As an aside, so many apps share code between web and React Native--so the answer to the styles problem must be one that is identical for both. From that perspective importing a styles object still makes a lot of sense. You're not missing out on the fundamental aspect of CSS-in-JSS: isolated component-level styles and the ability to import them just like any other javascript code. Put them in other files, and use tools like extract-css-chunks-webpack-plugin and your pre-processors of choice that innately get styles right for the browser. As long as you're using CSS Modules, you're still at the cutting edge of CSS-in-JSS. Let's just say the other tools took one wrong turn and took it too far, when we already were at our destination.


  • no continual runtime overhead during render using HoCs that inject styles
  • smaller JS bundles without CSS injection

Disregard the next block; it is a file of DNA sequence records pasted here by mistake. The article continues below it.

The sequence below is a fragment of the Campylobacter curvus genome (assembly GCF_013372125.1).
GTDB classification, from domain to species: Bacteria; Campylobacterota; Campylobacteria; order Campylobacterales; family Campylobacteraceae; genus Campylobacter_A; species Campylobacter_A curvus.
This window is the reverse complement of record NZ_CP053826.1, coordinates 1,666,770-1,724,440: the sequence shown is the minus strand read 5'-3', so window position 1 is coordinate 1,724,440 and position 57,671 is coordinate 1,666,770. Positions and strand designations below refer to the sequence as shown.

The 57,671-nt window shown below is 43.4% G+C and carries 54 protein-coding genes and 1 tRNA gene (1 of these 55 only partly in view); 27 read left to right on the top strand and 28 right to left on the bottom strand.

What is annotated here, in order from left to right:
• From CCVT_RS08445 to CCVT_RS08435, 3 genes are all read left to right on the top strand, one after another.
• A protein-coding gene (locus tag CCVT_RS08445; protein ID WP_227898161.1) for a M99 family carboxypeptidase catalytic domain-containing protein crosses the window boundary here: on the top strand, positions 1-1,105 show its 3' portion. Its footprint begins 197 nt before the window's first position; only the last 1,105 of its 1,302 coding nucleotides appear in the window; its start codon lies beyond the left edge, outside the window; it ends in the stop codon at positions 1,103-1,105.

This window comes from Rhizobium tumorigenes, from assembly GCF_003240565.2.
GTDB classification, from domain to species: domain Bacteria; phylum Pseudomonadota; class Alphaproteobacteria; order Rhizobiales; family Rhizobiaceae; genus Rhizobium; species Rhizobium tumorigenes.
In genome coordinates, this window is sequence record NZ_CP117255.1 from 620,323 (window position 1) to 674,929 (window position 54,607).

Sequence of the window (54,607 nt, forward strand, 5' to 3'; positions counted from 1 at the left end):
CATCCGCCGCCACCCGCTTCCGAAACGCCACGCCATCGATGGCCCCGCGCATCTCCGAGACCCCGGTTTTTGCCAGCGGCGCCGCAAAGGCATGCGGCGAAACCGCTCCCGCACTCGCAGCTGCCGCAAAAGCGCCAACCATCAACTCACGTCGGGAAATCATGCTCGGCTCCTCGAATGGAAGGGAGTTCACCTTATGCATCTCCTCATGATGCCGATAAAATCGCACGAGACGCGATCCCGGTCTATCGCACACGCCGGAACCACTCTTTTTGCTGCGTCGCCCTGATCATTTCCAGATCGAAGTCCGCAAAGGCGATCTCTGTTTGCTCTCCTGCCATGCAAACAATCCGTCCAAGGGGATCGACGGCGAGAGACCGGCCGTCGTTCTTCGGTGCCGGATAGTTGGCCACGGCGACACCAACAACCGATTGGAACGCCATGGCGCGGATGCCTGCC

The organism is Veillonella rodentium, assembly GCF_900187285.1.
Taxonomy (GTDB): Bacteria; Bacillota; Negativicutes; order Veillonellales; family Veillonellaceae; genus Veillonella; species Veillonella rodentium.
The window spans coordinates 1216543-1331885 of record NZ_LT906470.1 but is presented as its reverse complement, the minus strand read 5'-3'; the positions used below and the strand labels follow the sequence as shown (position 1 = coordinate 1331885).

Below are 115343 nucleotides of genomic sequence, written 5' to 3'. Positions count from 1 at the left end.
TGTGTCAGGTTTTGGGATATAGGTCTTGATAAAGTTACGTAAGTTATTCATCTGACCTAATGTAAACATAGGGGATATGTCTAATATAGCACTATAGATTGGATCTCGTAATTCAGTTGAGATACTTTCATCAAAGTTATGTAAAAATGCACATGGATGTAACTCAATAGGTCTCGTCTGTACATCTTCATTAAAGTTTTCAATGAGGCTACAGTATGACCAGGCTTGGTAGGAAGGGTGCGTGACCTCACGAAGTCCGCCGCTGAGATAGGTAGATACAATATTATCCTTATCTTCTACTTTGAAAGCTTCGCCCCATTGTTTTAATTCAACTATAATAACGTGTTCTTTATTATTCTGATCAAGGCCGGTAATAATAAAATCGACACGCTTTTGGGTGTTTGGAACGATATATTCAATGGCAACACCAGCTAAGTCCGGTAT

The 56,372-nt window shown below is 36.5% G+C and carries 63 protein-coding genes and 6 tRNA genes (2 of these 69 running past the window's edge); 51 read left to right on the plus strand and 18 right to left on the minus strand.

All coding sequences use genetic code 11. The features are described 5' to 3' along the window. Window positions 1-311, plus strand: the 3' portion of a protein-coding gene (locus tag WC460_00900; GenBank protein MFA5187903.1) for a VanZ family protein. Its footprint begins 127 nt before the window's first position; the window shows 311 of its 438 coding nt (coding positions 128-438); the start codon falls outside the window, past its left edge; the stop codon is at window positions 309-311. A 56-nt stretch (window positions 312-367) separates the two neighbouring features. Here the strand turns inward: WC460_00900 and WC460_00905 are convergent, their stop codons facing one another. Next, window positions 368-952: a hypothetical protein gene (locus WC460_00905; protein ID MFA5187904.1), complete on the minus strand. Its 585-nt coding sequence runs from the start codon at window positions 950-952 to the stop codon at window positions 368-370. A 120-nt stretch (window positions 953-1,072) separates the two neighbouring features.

• You DO NOT need to clutter your component code with a specialized way of applying CSS (HoCs, styled elements)!
  • The way you import module-based styles is exactly how you would import styles in React Native that exist in a separate file, which allows for extremely interchangeable code between React Native and regular React. Hurray!
  • pretty much already does everything covered by @vjeux's 2014 css-in-js talk, besides dead code elimination. Dead code elimination is only solved for the other tools--as per the explanation above how the CSS is in the JS anyway--so much as Webpack and Uglify can remove JS that is not used. Either way, it's not a stretch to eventually add this feature to extract-text-webpack-plugin as well as this plugin. Hey, maybe it already has it??


Emotion is different. They allow for the extraction of static styles via their extract mode. We're very much looking forward to this being the perfect companion to the css chunks approach.

Read more on the topic ^^

Currently however extract mode does not support IE11. So that means it's a no go, but we have hopes that in the future they'll solve that problem.